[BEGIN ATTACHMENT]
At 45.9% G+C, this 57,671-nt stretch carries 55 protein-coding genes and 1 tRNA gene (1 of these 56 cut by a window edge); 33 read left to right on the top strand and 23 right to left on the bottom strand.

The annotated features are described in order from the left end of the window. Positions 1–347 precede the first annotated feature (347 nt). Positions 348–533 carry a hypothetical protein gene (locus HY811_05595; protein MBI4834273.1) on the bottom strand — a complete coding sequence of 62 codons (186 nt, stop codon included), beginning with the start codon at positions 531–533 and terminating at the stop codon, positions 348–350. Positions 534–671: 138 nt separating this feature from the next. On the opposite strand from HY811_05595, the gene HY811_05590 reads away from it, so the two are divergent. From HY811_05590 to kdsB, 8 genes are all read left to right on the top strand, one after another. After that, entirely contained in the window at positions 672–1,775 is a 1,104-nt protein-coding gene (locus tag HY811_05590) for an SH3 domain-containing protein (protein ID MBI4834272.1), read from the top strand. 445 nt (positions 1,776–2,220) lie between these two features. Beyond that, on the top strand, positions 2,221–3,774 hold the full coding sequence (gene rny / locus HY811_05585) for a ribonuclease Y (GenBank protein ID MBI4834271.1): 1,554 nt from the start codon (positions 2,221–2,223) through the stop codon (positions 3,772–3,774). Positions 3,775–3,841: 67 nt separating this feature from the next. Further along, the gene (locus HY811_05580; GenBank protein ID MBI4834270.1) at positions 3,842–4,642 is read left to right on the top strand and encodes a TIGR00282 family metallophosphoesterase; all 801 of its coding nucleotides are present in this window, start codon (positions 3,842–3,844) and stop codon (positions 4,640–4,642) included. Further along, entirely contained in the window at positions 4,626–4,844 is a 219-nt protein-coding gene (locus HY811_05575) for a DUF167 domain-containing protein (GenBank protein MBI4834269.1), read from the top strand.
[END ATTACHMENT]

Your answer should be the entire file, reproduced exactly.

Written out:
At 45.9% G+C, this 57,671-nt stretch carries 55 protein-coding genes and 1 tRNA gene (1 of these 56 cut by a window edge); 33 read left to right on the top strand and 23 right to left on the bottom strand.

The annotated features are described in order from the left end of the window. Positions 1–347 precede the first annotated feature (347 nt). Positions 348–533 carry a hypothetical protein gene (locus HY811_05595; protein MBI4834273.1) on the bottom strand — a complete coding sequence of 62 codons (186 nt, stop codon included), beginning with the start codon at positions 531–533 and terminating at the stop codon, positions 348–350. Positions 534–671: 138 nt separating this feature from the next. On the opposite strand from HY811_05595, the gene HY811_05590 reads away from it, so the two are divergent. From HY811_05590 to kdsB, 8 genes are all read left to right on the top strand, one after another. After that, entirely contained in the window at positions 672–1,775 is a 1,104-nt protein-coding gene (locus tag HY811_05590) for an SH3 domain-containing protein (protein ID MBI4834272.1), read from the top strand. 445 nt (positions 1,776–2,220) lie between these two features. Beyond that, on the top strand, positions 2,221–3,774 hold the full coding sequence (gene rny / locus HY811_05585) for a ribonuclease Y (GenBank protein ID MBI4834271.1): 1,554 nt from the start codon (positions 2,221–2,223) through the stop codon (positions 3,772–3,774). Positions 3,775–3,841: 67 nt separating this feature from the next. Further along, the gene (locus HY811_05580; GenBank protein ID MBI4834270.1) at positions 3,842–4,642 is read left to right on the top strand and encodes a TIGR00282 family metallophosphoesterase; all 801 of its coding nucleotides are present in this window, start codon (positions 3,842–3,844) and stop codon (positions 4,640–4,642) included. Further along, entirely contained in the window at positions 4,626–4,844 is a 219-nt protein-coding gene (locus HY811_05575) for a DUF167 domain-containing protein (GenBank protein MBI4834269.1), read from the top strand.